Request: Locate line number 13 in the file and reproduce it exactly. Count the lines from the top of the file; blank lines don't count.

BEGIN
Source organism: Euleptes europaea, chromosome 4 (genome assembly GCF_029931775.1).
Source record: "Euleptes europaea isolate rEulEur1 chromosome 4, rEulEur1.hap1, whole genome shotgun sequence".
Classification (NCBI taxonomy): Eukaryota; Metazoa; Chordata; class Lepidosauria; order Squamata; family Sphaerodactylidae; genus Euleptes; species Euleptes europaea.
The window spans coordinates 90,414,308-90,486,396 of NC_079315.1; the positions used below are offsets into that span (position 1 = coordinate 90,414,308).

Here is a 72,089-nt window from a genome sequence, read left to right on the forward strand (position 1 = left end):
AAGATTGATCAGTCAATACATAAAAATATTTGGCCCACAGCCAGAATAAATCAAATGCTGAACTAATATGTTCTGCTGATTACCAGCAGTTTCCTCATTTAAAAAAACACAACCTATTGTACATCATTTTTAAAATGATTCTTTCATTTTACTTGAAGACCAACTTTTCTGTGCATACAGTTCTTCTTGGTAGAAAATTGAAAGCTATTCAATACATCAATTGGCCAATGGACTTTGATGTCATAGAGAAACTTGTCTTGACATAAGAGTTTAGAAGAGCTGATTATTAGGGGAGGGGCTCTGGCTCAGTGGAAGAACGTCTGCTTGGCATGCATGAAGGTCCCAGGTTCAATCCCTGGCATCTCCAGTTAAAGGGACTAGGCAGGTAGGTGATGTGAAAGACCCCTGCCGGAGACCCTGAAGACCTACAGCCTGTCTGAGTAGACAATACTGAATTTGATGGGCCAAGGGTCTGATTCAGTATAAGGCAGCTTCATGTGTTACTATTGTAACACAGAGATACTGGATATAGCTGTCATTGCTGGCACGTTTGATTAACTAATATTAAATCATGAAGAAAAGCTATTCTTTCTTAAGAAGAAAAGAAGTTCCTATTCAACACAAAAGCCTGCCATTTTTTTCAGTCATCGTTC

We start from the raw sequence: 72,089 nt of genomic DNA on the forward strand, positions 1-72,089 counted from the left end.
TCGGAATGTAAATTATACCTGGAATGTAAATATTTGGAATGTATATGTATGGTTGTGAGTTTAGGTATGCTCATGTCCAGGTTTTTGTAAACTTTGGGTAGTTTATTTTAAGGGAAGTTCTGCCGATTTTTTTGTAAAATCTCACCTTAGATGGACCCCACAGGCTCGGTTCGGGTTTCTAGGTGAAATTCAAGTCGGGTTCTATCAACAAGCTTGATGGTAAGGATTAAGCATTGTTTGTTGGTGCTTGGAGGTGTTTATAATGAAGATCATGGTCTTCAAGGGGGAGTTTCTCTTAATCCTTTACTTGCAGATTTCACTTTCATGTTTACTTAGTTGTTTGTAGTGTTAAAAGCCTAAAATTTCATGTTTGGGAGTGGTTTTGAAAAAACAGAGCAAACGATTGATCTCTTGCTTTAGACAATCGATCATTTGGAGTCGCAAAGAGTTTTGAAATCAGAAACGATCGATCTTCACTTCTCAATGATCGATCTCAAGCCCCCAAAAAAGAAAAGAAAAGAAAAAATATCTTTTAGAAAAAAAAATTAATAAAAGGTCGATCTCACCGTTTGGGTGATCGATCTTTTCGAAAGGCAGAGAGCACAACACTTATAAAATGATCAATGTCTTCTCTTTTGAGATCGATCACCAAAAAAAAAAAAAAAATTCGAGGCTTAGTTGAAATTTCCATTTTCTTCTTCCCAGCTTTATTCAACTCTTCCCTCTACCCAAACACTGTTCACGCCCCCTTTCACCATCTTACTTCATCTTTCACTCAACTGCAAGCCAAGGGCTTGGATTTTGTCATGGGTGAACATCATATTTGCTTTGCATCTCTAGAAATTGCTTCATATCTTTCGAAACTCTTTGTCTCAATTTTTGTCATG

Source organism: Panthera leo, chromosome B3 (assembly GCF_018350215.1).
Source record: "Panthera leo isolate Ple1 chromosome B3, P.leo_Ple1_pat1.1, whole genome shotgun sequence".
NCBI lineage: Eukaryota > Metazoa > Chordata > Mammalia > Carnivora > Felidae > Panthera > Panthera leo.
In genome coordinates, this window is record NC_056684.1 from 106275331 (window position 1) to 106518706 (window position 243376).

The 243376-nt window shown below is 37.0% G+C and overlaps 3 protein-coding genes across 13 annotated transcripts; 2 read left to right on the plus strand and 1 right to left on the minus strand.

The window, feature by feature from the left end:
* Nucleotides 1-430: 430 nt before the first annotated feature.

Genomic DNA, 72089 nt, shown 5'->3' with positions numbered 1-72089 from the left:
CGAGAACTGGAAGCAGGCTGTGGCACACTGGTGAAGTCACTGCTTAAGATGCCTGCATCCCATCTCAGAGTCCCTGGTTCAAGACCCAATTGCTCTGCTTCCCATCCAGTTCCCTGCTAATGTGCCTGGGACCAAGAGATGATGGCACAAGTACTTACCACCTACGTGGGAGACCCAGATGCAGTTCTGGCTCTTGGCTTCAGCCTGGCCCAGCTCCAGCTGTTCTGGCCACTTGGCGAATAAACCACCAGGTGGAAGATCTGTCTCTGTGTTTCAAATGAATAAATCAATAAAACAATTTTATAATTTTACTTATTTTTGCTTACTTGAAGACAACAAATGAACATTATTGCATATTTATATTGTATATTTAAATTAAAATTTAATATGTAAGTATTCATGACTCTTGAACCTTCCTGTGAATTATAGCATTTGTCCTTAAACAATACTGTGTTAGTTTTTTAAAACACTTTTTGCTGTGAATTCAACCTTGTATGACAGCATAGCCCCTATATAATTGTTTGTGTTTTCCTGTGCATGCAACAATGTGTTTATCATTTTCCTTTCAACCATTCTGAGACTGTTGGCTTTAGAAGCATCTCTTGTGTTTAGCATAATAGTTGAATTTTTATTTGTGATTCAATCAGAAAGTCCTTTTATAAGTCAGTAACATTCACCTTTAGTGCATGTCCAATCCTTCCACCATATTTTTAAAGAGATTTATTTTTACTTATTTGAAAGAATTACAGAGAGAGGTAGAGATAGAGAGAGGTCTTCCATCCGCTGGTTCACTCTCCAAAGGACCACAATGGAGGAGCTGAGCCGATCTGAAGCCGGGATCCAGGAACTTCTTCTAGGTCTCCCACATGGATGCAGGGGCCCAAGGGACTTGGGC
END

The 243376-nt window shown below is 37.0% G+C and overlaps 3 protein-coding genes across 13 annotated transcripts; 2 read left to right on the plus strand and 1 right to left on the minus strand.